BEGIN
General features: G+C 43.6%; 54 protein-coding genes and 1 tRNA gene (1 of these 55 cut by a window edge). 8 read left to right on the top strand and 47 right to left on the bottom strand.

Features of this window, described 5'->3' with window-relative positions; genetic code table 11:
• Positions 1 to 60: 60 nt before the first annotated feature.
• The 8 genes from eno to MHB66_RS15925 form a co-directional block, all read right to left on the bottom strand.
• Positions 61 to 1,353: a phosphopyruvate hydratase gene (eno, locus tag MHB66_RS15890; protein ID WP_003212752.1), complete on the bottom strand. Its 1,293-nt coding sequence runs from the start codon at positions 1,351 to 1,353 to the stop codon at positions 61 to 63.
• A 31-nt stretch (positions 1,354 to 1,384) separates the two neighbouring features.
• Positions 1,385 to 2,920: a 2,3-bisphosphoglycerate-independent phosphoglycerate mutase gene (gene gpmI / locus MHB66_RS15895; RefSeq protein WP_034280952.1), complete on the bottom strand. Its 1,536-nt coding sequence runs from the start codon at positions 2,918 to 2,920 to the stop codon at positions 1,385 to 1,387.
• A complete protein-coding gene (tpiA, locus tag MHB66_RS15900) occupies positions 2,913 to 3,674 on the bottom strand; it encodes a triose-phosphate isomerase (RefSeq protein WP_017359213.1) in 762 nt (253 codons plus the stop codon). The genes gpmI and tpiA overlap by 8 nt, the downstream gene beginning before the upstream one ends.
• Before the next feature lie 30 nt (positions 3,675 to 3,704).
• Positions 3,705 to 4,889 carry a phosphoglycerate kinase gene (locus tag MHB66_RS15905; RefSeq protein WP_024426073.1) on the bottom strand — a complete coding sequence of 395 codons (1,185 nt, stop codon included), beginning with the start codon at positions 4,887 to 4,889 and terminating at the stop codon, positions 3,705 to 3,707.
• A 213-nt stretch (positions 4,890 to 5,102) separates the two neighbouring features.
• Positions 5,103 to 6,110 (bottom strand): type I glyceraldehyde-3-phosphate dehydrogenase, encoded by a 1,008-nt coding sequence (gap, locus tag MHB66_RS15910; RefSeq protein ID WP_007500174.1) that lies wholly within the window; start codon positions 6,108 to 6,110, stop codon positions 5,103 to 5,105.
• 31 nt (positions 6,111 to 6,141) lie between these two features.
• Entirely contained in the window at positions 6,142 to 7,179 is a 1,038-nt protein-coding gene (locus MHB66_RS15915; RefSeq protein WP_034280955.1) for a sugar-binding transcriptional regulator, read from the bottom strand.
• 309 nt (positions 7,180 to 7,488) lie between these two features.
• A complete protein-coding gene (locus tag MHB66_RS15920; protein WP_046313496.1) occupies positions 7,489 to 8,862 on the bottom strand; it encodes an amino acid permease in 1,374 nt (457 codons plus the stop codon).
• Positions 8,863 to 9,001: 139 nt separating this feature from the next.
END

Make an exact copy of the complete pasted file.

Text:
General features: G+C 43.6%; 54 protein-coding genes and 1 tRNA gene (1 of these 55 cut by a window edge). 8 read left to right on the top strand and 47 right to left on the bottom strand.

Features of this window, described 5'->3' with window-relative positions; genetic code table 11:
• Positions 1 to 60: 60 nt before the first annotated feature.
• The 8 genes from eno to MHB66_RS15925 form a co-directional block, all read right to left on the bottom strand.
• Positions 61 to 1,353: a phosphopyruvate hydratase gene (eno, locus tag MHB66_RS15890; protein ID WP_003212752.1), complete on the bottom strand. Its 1,293-nt coding sequence runs from the start codon at positions 1,351 to 1,353 to the stop codon at positions 61 to 63.
• A 31-nt stretch (positions 1,354 to 1,384) separates the two neighbouring features.
• Positions 1,385 to 2,920: a 2,3-bisphosphoglycerate-independent phosphoglycerate mutase gene (gene gpmI / locus MHB66_RS15895; RefSeq protein WP_034280952.1), complete on the bottom strand. Its 1,536-nt coding sequence runs from the start codon at positions 2,918 to 2,920 to the stop codon at positions 1,385 to 1,387.
• A complete protein-coding gene (tpiA, locus tag MHB66_RS15900) occupies positions 2,913 to 3,674 on the bottom strand; it encodes a triose-phosphate isomerase (RefSeq protein WP_017359213.1) in 762 nt (253 codons plus the stop codon). The genes gpmI and tpiA overlap by 8 nt, the downstream gene beginning before the upstream one ends.
• Before the next feature lie 30 nt (positions 3,675 to 3,704).
• Positions 3,705 to 4,889 carry a phosphoglycerate kinase gene (locus tag MHB66_RS15905; RefSeq protein WP_024426073.1) on the bottom strand — a complete coding sequence of 395 codons (1,185 nt, stop codon included), beginning with the start codon at positions 4,887 to 4,889 and terminating at the stop codon, positions 3,705 to 3,707.
• A 213-nt stretch (positions 4,890 to 5,102) separates the two neighbouring features.
• Positions 5,103 to 6,110 (bottom strand): type I glyceraldehyde-3-phosphate dehydrogenase, encoded by a 1,008-nt coding sequence (gap, locus tag MHB66_RS15910; RefSeq protein ID WP_007500174.1) that lies wholly within the window; start codon positions 6,108 to 6,110, stop codon positions 5,103 to 5,105.
• 31 nt (positions 6,111 to 6,141) lie between these two features.
• Entirely contained in the window at positions 6,142 to 7,179 is a 1,038-nt protein-coding gene (locus MHB66_RS15915; RefSeq protein WP_034280955.1) for a sugar-binding transcriptional regulator, read from the bottom strand.
• 309 nt (positions 7,180 to 7,488) lie between these two features.
• A complete protein-coding gene (locus tag MHB66_RS15920; protein WP_046313496.1) occupies positions 7,489 to 8,862 on the bottom strand; it encodes an amino acid permease in 1,374 nt (457 codons plus the stop codon).
• Positions 8,863 to 9,001: 139 nt separating this feature from the next.